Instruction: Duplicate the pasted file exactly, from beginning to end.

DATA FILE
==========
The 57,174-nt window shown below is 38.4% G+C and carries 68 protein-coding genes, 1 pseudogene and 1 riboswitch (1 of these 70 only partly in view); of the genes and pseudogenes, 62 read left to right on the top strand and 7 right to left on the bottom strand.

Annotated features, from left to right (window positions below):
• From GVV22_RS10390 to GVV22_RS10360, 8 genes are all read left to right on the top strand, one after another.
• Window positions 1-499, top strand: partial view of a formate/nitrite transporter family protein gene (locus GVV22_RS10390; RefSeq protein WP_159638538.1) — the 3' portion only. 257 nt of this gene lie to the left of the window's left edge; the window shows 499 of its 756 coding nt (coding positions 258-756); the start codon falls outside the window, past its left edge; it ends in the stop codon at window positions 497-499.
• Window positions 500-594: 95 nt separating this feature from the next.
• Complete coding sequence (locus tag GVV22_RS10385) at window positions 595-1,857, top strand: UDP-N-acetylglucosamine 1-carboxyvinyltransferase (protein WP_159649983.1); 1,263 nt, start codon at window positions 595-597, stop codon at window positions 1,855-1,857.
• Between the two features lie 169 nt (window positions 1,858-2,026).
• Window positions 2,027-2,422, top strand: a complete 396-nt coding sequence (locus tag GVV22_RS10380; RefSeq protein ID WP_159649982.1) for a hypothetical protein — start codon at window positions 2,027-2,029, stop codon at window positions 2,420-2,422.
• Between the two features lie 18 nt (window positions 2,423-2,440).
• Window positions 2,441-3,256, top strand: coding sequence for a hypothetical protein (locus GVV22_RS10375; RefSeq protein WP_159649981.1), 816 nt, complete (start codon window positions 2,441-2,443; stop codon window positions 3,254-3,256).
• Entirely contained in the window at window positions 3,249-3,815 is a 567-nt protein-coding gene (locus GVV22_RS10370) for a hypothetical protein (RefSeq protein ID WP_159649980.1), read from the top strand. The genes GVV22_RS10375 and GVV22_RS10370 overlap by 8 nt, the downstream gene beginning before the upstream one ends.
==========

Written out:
The 57,174-nt window shown below is 38.4% G+C and carries 68 protein-coding genes, 1 pseudogene and 1 riboswitch (1 of these 70 only partly in view); of the genes and pseudogenes, 62 read left to right on the top strand and 7 right to left on the bottom strand.

Annotated features, from left to right (window positions below):
• From GVV22_RS10390 to GVV22_RS10360, 8 genes are all read left to right on the top strand, one after another.
• Window positions 1-499, top strand: partial view of a formate/nitrite transporter family protein gene (locus GVV22_RS10390; RefSeq protein WP_159638538.1) — the 3' portion only. 257 nt of this gene lie to the left of the window's left edge; the window shows 499 of its 756 coding nt (coding positions 258-756); the start codon falls outside the window, past its left edge; it ends in the stop codon at window positions 497-499.
• Window positions 500-594: 95 nt separating this feature from the next.
• Complete coding sequence (locus tag GVV22_RS10385) at window positions 595-1,857, top strand: UDP-N-acetylglucosamine 1-carboxyvinyltransferase (protein WP_159649983.1); 1,263 nt, start codon at window positions 595-597, stop codon at window positions 1,855-1,857.
• Between the two features lie 169 nt (window positions 1,858-2,026).
• Window positions 2,027-2,422, top strand: a complete 396-nt coding sequence (locus tag GVV22_RS10380; RefSeq protein ID WP_159649982.1) for a hypothetical protein — start codon at window positions 2,027-2,029, stop codon at window positions 2,420-2,422.
• Between the two features lie 18 nt (window positions 2,423-2,440).
• Window positions 2,441-3,256, top strand: coding sequence for a hypothetical protein (locus GVV22_RS10375; RefSeq protein WP_159649981.1), 816 nt, complete (start codon window positions 2,441-2,443; stop codon window positions 3,254-3,256).
• Entirely contained in the window at window positions 3,249-3,815 is a 567-nt protein-coding gene (locus GVV22_RS10370) for a hypothetical protein (RefSeq protein ID WP_159649980.1), read from the top strand. The genes GVV22_RS10375 and GVV22_RS10370 overlap by 8 nt, the downstream gene beginning before the upstream one ends.